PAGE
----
Background: During the 1980 campaign, Reagan writes to a Russian-American professor and supporter in response to questions on health insurance, Social Security, and the Soviet threat.
November 13, 1979
Dear Professor Nikolaev:
It was good to get your letter and have the benefit of your thinking on some very important subjects. I am most grateful for your generous words about my speech on the 13th.
With regard to the vice presidency, if it should fall to my lot to recommend a vice president, I assure you that it would be someone of my own persuasion.
Regarding national health insurance, you could reassure your student, Miss Lee Catcher, that while I am opposed to socialized medicine, I have always felt that medical care should be available for those who cannot otherwise afford it. I have been looking into a program whereby government might pay the premiums for health insurance for those who cannot afford it and, at the same time, make such premiums for others a tax credit or deduction, preferably credit to encourage more use of private health insurance. There is also the problem of insurance for those catastrophic cases where the medical care goes on for years at a tremendously high cost. I proposed a form of government insurance for that in California when I was governor, but we couldn't get any legislative support for it. I do believe this is a particular problem which must be faced and where the government could have a hand.
Regarding Social Security, I have simply said that the government must do something to resolve the actuarial imbalance which is going to have us finding the well dry down the road a few years. I have, however, always insisted that the first requirement is that those people dependent on Social Security must be assured it will not be denied them or taken from them.
I appreciate very much your views on the world situation and read them with great interest. There can be no question that we must not minimize in any way the threat to the free world by the Soviet Union.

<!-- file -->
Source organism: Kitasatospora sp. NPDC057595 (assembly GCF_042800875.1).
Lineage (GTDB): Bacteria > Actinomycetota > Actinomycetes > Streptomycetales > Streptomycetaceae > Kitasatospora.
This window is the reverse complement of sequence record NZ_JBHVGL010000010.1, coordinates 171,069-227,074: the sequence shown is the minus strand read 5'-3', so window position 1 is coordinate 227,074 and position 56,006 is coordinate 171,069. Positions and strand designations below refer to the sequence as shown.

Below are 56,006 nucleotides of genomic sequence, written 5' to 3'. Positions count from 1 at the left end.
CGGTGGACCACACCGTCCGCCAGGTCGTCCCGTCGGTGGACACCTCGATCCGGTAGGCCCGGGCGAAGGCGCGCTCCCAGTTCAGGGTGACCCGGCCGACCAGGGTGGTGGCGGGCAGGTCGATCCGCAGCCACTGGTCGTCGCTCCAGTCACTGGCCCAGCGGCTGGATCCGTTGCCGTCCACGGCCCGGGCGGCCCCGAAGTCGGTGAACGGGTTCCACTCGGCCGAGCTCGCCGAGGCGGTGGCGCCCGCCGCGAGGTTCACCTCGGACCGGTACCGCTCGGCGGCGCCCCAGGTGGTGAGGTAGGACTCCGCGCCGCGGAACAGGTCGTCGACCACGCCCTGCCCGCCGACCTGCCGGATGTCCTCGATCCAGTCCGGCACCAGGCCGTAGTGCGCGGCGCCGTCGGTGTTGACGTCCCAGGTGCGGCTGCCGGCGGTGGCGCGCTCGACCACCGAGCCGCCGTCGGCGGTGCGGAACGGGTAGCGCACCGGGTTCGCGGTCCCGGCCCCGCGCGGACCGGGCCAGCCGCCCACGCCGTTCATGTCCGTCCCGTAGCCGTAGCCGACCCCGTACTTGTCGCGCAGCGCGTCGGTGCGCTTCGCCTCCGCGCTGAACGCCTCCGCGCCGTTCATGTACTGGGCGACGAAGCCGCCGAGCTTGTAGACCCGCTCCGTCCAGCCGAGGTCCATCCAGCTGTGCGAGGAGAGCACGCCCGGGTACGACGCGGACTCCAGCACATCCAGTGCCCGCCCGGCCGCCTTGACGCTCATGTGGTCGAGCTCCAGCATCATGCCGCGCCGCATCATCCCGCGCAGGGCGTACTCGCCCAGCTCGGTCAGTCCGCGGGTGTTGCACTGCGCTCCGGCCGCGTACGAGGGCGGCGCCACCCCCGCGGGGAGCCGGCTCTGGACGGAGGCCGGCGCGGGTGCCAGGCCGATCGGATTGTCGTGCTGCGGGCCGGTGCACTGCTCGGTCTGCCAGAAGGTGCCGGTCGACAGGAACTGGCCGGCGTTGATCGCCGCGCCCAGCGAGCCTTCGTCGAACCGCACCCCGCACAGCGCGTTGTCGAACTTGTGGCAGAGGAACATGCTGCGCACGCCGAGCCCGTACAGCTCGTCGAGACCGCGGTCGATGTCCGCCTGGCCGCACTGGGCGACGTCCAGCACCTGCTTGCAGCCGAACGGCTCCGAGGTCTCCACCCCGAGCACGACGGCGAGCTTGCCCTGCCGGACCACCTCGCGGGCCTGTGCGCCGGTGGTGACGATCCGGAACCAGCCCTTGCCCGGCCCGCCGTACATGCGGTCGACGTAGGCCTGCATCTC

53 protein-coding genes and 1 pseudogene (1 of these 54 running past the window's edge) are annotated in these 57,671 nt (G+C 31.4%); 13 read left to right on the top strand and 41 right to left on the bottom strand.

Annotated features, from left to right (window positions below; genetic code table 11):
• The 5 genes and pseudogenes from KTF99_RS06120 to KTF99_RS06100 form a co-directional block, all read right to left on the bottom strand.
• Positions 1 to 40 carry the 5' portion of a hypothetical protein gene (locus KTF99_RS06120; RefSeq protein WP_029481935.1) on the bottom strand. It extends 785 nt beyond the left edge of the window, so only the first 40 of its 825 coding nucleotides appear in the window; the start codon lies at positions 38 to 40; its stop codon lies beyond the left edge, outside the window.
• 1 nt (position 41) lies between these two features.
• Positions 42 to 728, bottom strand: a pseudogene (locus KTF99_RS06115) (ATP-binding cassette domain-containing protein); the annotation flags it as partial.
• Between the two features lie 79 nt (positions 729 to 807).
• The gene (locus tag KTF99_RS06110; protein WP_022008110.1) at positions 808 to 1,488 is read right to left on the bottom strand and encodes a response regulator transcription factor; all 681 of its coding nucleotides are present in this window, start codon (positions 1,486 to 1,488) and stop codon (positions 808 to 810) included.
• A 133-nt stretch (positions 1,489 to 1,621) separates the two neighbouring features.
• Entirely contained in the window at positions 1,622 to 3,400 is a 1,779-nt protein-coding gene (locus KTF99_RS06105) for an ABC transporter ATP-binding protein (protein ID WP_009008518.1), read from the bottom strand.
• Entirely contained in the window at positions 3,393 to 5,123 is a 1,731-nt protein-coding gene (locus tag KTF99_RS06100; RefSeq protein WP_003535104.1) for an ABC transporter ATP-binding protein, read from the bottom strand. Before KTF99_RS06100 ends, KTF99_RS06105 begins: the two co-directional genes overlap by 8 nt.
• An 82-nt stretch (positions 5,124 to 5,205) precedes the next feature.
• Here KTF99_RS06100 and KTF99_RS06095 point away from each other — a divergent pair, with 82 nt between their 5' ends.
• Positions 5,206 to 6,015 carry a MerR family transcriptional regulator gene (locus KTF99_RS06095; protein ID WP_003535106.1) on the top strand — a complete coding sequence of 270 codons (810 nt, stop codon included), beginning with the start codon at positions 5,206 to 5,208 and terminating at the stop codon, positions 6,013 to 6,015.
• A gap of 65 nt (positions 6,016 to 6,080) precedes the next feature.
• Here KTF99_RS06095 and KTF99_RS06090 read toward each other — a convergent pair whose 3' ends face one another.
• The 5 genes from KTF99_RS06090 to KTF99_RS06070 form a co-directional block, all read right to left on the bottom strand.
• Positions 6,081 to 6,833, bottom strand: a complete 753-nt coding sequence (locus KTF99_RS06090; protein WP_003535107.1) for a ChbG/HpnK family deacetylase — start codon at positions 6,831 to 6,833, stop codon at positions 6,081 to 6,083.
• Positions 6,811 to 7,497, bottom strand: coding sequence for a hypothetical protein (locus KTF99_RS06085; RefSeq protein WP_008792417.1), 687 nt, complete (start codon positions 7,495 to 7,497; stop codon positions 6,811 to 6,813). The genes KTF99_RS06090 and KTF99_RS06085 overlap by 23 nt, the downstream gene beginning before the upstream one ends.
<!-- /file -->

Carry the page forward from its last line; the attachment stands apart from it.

And, last, but certainly not least important, may I thank you very much for your generous contribution to my campaign. I hope you have a very happy holiday season.
I find it most intriguing that Reagan himself was considering a plan where the government pays the premiums for citizens to buy private health insurance. That is RomneyCare at its core; help those who cannot buy insurance by having the government pay all or part of their premiums, thus encouraging people to use private health insurance companies and not government health insurance. I find the two plans remarkably similar. Would Reagan have liked every aspect of RomneyCare? Probably not (and neither did Romney), but the core of RomneyCare, where the government helps citizens buy private insurance by paying for their premiums, is undoubtedly something Reagan would have been very supportive of.
Also, I love Reagan's sentiments of "compassionate conservatism" where he says "I have always felt that medical care should be available for those who cannot otherwise afford it." The GOP today, I fear, has become so concerned with cutting the deficit that they have lost that Reagan compassion to provide medical care for those who need it. We all were watching the last presidential debate in Florida where the moderator, Wolf Blitzer, asked Ron Paul what should be done if a 30 year old person who doesn't have insurance "gets injured or finds himself in a bad way" and needs expensive medical care, but the 30 year old has no way of paying for the care? Blitzer asked, "Should we just let him die?" And the alarming call from the audience was "Yeah!" We can't allow those kinds of sentiments to control our party, but unfortunately, those sentiments are becoming more and more common in the GOP, and it is just not right.
One of the reasons I support Romney is because he is a compassionate conservative, like Reagan, when it comes to health care. Romney has a record of reforming health care and making affordable health care available to everyone. As the Boston Globe calls it, "It was an amazing political feat. Who else on the Republican side had tried to do anything as difficult or ambitious - much less gotten it done?"